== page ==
By Kat Richter for the Dance Journal
In a city like Philadelphia, where even the established companies find themselves vying for the same audiences, it’s easy for emerging artists to get overlooked. Fortunately the quarterly InHale Performance Series, hosted by Kun-Yang Lin/Dancers at the Chi Movement Arts Center, gives up-and-coming choreographers a much needed and well deserved chance to strut their stuff.
Last night’s showcase featured work by local choreographers Kate Abernethy, Laura Baehr, Peter DiMuro, Stuart Meyers, Jessica C. Warchal-King, Scott Park of Dangerous and Movin’ Dance Company, Heather Fleischman of MM2 and fellow company member Jennifer Laucella.
The evening got off to a strong start with Abernethy’s witty and surprisingly humorous When There’s No One set to Solomon Burke’s “Cry to Me.” Her darting eyes and grimacing facial expressions had the audience in stitches as she mock curtsied and contorted her shoulders in isolated movements. I sincerely hope we’ll see more from her.
Time Lost, choreographed by Park and danced by the able bodied and extremely agile Courtney Galante was both dark and ambitious. Galante entered wearing a bloodied lab coat and attacked every movement with gusto, flipping over herself into a somersault and slicing into an artificial heart with a scalpel. The work’s unexpected crescendo came as Galante fell to the floor: the heart she stabbed was her own.
MM2 Modern Dance Company performed with poise and confidence despite the technical difficulties that left Cookie Cutter without music. Dancers Brianne Scott and Matthew Varvar were a delight to watch as they carved through the space, their extensions both sharp and lilting. The company’s second piece, Laucella’s Little White Lie, built from a series of individual pairings, evolved to evoke a dreamlike quality.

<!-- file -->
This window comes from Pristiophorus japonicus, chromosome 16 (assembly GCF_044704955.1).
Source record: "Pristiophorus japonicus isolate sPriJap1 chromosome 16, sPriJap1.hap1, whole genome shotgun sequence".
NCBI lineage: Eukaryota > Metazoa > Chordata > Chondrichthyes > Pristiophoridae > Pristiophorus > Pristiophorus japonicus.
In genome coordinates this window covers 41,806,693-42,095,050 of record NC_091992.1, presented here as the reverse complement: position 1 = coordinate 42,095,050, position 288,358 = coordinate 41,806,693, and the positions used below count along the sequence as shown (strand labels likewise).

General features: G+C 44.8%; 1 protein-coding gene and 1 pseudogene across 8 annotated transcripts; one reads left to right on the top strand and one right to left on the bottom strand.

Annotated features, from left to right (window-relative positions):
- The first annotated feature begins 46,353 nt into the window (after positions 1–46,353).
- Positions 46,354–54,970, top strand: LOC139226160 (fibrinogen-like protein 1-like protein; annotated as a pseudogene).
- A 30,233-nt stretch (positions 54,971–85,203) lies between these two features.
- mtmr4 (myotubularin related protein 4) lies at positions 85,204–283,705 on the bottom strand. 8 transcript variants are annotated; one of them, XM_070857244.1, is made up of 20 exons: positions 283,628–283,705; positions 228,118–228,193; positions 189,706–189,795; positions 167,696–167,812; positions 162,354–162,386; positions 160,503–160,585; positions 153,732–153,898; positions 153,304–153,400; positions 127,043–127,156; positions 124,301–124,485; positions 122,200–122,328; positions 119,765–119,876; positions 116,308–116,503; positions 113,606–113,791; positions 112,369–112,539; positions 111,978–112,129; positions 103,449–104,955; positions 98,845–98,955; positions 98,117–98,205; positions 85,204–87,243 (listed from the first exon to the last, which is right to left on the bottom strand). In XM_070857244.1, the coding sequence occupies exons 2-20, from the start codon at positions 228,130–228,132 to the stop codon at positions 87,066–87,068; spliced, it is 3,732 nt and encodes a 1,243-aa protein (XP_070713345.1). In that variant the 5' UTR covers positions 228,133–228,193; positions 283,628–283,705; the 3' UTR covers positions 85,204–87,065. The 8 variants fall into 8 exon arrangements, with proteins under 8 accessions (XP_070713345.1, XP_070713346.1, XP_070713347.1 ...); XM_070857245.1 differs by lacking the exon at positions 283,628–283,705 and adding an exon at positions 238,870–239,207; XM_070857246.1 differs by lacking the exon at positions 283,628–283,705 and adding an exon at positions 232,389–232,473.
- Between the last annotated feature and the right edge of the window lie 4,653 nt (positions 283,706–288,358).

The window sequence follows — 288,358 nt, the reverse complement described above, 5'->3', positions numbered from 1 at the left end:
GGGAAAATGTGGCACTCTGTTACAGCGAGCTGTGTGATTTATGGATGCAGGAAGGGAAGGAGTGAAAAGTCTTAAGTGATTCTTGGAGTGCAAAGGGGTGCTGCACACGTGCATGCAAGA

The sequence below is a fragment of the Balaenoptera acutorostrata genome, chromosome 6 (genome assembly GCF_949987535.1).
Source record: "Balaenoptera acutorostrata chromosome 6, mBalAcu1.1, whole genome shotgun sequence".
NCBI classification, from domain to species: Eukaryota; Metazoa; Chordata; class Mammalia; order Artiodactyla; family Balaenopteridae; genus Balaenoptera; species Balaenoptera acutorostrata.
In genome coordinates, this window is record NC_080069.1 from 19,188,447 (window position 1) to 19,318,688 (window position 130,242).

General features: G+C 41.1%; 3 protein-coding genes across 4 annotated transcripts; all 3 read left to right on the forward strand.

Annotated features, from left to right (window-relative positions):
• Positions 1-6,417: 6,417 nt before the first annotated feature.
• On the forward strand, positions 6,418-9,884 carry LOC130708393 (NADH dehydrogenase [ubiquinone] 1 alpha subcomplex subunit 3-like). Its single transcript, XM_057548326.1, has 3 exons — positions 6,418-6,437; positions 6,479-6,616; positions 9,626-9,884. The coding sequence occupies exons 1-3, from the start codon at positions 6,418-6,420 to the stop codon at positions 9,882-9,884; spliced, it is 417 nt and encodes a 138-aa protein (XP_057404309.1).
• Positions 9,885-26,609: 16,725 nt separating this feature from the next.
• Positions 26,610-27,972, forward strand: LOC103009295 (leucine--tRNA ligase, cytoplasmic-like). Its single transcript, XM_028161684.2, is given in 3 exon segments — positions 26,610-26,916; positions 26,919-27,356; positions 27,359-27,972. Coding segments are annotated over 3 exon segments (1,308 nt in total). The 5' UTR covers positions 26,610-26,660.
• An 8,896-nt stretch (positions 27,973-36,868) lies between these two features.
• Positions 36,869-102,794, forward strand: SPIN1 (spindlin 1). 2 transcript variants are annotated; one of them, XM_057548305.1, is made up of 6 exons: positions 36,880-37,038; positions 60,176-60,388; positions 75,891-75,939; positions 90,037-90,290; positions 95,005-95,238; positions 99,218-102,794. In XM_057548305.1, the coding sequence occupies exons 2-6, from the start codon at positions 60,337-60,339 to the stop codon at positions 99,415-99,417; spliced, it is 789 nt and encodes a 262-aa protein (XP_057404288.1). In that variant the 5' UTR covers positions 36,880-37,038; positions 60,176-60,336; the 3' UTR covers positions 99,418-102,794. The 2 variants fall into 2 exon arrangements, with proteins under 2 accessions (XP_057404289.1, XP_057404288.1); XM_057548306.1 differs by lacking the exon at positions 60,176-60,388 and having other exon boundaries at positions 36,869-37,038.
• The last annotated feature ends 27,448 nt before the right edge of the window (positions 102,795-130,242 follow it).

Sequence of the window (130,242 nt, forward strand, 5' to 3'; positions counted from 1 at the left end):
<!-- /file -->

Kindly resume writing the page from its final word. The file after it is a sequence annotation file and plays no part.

Continuing in this vein was DiMuro’s Waiting, an excerpt from Future Preludes. Dancers Meredith Lyons and Duane Lee Holland Jr. maneuvered atop a small piano bench, back to back as they swayed from their rib cages to an early Rachmaninoff recording. The work’s resolution was simple yet memorable: no longer back to back but now side by side, the dancers repeated the work’s opening phrase.
Three additional solos rounded out the evening. In the quirky Room to Ruminate, Baehr waggled her head and circled herself like a dog chasing its tail. Warchal-King’s Notes from Unexpected Lessons was poetic and fluid but simultaneously precise. Although her energy level seemed to remain the same throughout, there was a compelling moment when she rolled backwards over her shoulder and landed with her foot seemingly suspended in the air.
On the Rocks by Stuart Meyers was clearly the audience favorite. I can’t imagine creating a dance out of a bucket of ice—let alone a dance that’s actually interesting to watch— but that’s exactly what Meyers did. His simple gestures and hand puppets were hysterical; he wore the bucket first on his head and then on his feet, rippling his shoulder muscles to the beat like a Chippendale dancer gone mad. I hope we’ll see more of him too.
Kat Richter is a freelance writer and teaching artist. Her work can be found at www.katrichter.com.
Disclaimer: Steven Weisz, Founder and Editor of the Dance Journal, is Artistic Director of MM2 but all views expressed in this review are the author’s.
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